The woman Rep. Sheila Jackson Lee (D-TX) accused of being a racist in an argument over an airplane seat, is purportedly a “celebrated photojournalist” who has worked extensively in documenting human-rights abuse throughout her career.
Jean-Marie Simon, the woman whose first-class seat on United Airlines was given to Jackson Lee, helped document human-rights violations in Guatemala during the 1980s when the country’s military overthrew the government — a period that saw hundreds-of-thousands of Guatemalans disappear or be killed, The Washington Times reported.
Jackson Lee accused Simon on Tuesday of being upset that her seat was taken away from her because “I was an African American woman.”
The controversy began last week when Simon, 63, wrote in a Facebook post that the airline gave her first-class seat to Jackson Lee while she was on a return trip from Guatemala.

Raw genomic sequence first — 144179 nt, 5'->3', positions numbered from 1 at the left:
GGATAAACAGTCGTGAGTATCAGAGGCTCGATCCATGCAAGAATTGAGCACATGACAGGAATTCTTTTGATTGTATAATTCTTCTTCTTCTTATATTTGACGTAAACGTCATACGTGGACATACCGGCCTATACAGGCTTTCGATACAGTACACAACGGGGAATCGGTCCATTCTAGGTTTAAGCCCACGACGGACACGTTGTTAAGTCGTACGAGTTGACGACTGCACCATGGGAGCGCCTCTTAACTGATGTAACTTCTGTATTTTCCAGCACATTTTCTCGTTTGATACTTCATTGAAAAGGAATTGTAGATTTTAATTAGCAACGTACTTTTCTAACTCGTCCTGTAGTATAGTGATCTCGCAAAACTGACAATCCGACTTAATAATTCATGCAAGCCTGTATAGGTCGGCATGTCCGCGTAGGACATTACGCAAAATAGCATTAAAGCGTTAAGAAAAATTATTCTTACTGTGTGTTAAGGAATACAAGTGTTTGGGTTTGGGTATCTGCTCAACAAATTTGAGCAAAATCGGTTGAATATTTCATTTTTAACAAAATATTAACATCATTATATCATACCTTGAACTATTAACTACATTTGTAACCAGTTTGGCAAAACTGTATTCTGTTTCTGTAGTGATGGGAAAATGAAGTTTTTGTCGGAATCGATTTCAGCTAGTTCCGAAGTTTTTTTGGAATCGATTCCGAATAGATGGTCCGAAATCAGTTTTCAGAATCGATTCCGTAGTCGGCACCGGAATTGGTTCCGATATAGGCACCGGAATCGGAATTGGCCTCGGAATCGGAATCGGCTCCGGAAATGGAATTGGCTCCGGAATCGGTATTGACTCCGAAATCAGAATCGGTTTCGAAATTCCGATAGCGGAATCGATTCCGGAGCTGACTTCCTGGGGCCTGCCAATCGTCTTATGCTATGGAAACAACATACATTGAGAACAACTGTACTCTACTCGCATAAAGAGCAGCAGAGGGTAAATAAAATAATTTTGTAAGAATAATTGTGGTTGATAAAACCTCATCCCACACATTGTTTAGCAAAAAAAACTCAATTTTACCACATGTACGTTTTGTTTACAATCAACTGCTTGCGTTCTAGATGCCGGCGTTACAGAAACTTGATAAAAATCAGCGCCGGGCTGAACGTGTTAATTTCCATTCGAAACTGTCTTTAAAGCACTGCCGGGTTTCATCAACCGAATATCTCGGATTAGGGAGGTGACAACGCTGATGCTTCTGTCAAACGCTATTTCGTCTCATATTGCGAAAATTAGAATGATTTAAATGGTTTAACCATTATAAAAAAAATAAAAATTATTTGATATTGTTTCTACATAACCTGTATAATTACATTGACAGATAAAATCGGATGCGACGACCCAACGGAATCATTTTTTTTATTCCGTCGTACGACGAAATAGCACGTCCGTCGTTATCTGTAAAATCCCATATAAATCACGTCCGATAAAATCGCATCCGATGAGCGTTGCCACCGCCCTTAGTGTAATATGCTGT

“I was the last passenger on the plane,” Ms. Simon wrote on Facebook. “A Texas congressman, a nice guy, sat down next to me. He said was glad I had made it on the flight. I showed him my boarding pass with my seat, 1A, printed on it. He said, ‘You know what happened, right? Do you know who’s in your seat?’ I said no. He told me that it was Jackson Lee, a fellow U.S. congresswoman who regularly does this, that this was the third time he personally had watched her bump a passenger.”
United reportedly apologized for the incident and gave Simon a $500 travel voucher — despite previously saying that it did nothing wrong and that Simon canceled her own airline ticket.
However, Simon, who requested an apology in writing, claims that the airline has not issued her an official apology for the incident and that a lot of what she is learning about the situation, she is learning from the media.